● First, create.a Folder for, say, Dinner Recipes. To do this in the app, tap the Notebook with a plus sign in the upper right hand corner, create your folder title, and hit ‘Ok’. To do this in the software/desktop app, click “File” in the upper lefthand corner.

● Select ‘New Notebook’ and label it with your category. Do this a second time with a different category- this time we’ll use ‘Breakfasts’ as an example.

Once you have two notebooks that need to be ‘stacked’ together (as in, placed in the same ‘drawer’), you can create a Note Stack.

● To create a note stack, drag one folder to the other until the first folder is highlighted.

This will automatically nest the folders into a Stack that can then be renamed.

● Rename the Stack ‘Recipes’ or similar, and congratulations! You’ve created your first Note Stack!

From here, add as many Notebooks as you need to fill the categories you cook from.

Now, we’ll start saving recipes to the correct notebooks. We’ll start with online recipes.

Take It Step By Step:

● Open up your Pinterest boards, bookmarks, and favorite recipe websites online.

● Go through each area where you have recipes stored online, and one-by-one, add them to your Evernote either with the Web Clipper from your desktop, or by the ‘sharing’ option on your smartphone.

● Add each recipe to the correct folder. You can tag each recipe if you’d like, too.

I know this part of the project seems daunting, if you break it into small tasks it’s much more manageable! I would spend about 15-20 minutes each night before bed while I watched TV, going through my Google Drive, bookmarks, my hard drive, etc and one-by-one moved my saved recipes into Evernote. You’ll be surprised at how quickly you can tackle this; I had hundreds of recipes and I got it done in a few days.

Once online recipes are organized, it’s time for the physical recipes in cookbooks, magazines, and recipe notecards.

Again, I broke this project up into small tasks over the course of a few days and tackled it methodically. This went a lot quicker than my online recipes, to be honest.

See, Evernote’s search functionality is such so that it scans not just text, but text in an image.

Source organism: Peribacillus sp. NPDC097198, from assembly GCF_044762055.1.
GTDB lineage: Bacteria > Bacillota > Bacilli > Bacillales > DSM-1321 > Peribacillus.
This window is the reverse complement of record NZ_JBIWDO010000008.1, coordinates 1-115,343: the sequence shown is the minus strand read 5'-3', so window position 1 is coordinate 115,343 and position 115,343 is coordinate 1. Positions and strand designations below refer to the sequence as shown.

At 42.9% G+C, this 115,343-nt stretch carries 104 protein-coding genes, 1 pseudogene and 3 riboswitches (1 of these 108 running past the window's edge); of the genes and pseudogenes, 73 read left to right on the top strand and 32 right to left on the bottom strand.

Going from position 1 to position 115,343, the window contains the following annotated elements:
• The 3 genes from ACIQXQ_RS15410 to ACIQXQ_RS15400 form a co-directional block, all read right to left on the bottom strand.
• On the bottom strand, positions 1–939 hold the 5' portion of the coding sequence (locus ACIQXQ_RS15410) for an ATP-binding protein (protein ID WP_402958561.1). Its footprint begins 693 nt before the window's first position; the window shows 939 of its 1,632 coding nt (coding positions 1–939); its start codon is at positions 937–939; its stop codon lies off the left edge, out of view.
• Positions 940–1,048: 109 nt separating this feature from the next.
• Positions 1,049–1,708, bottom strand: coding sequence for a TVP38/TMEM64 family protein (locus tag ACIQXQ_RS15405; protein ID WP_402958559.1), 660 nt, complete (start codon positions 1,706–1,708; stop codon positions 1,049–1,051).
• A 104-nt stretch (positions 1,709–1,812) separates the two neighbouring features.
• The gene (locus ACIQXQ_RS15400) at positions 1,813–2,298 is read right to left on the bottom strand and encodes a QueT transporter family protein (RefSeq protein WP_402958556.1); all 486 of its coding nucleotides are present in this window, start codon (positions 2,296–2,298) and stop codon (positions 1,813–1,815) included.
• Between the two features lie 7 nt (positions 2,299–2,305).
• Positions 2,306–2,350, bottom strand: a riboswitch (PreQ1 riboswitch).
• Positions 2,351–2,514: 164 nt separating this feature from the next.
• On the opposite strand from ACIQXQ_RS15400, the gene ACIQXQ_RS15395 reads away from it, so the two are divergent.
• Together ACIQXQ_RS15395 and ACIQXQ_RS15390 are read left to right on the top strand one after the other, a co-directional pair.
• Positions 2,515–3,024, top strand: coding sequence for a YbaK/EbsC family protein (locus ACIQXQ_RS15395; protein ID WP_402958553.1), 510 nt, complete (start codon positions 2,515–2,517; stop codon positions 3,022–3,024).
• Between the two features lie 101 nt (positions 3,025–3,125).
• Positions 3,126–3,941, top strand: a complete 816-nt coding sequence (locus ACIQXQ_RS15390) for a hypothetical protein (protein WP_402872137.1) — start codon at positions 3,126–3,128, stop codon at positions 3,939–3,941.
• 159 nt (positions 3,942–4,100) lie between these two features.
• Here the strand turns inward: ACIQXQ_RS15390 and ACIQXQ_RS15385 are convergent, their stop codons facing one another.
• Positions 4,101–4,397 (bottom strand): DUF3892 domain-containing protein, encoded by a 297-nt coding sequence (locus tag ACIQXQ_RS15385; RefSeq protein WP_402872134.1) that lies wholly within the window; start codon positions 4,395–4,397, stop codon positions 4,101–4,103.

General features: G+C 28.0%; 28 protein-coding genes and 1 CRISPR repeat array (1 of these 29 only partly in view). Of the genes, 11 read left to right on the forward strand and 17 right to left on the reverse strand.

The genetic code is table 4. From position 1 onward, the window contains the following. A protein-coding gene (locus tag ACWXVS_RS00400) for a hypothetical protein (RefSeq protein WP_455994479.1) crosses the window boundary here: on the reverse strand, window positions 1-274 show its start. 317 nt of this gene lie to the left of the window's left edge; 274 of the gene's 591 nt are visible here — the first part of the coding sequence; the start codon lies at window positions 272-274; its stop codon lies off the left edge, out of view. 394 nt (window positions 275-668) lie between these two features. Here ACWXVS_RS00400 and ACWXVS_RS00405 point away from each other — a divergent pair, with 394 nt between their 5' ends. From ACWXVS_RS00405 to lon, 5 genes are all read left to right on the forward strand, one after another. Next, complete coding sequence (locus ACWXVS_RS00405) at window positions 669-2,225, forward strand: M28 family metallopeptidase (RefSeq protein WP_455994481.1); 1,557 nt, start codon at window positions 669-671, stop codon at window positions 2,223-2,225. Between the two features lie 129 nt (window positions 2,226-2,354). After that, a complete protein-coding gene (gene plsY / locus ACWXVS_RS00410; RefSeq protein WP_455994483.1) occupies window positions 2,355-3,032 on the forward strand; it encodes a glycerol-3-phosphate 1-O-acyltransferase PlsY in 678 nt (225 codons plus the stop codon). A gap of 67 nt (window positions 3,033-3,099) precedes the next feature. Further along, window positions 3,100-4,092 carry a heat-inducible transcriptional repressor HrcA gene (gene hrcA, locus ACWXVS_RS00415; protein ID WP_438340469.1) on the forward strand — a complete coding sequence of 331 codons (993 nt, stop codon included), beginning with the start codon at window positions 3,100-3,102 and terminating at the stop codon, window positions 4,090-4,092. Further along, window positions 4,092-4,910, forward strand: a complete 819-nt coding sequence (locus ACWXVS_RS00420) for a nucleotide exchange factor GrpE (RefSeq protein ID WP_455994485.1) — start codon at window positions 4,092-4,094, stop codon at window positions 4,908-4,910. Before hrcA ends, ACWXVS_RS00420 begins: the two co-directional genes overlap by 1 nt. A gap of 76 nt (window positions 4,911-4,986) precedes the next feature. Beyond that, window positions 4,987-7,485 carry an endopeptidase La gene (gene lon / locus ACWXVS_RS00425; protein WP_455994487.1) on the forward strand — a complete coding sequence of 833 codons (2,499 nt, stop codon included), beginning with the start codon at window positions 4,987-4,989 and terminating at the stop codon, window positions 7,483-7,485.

This way, even if your recipes are saved snapshots of a magazine, for instance, Evernote will stil be able to find it even without a comment or a title added. It “sees” the text in an image, and pulls it up for you just like it does a typed recipe. Pretty cool, huh!?

So for a few days in the morning one summer, while my kids ate breakfast, I paged through my favorite cookbooks and, using the camera icon from within the Evernote app, snapped photos of the recipes I loved (you can snap a photo or use Evernote’s scanner functionality to do this). As I took each photo, I added it to the folder for its meal type.

Here’s What That Looks Like:


Take It Step by Step

● Open Evernote and tap the plus sign in the lower left hand corner

● Select ‘Camera’ from popup option

● The camera will open; use this to take a photo of your recipe. Ee the green box that appears, wiggling around your recipe? That means Evernote is trying to use the camera as a scanner. You can arrange the box to snap the recipe as a scan, or you can just snap a photo – either one works!

Now, whenever I’m writing out my meal plan, I’ll first look into the fridge or cupboard to see what we have that should be used up this week. Then, I go to my Evernote file and search for those ingredients using the tags I’ve added. The hard work is done and now the whole process literally takes 5-10 minutes!

Maybe a cloud-based app isn’t for you. But I do implore you to get as many of your favorite recipes into one place as possible; you won’t believe how much easier it makes recipe searching. You can do this the old fashioned way, with notecards; you can create a binder you can save them to a different app or in a folder on your computer hard drive. Whatever works for you, having all your recipes available will make meal planning a snap!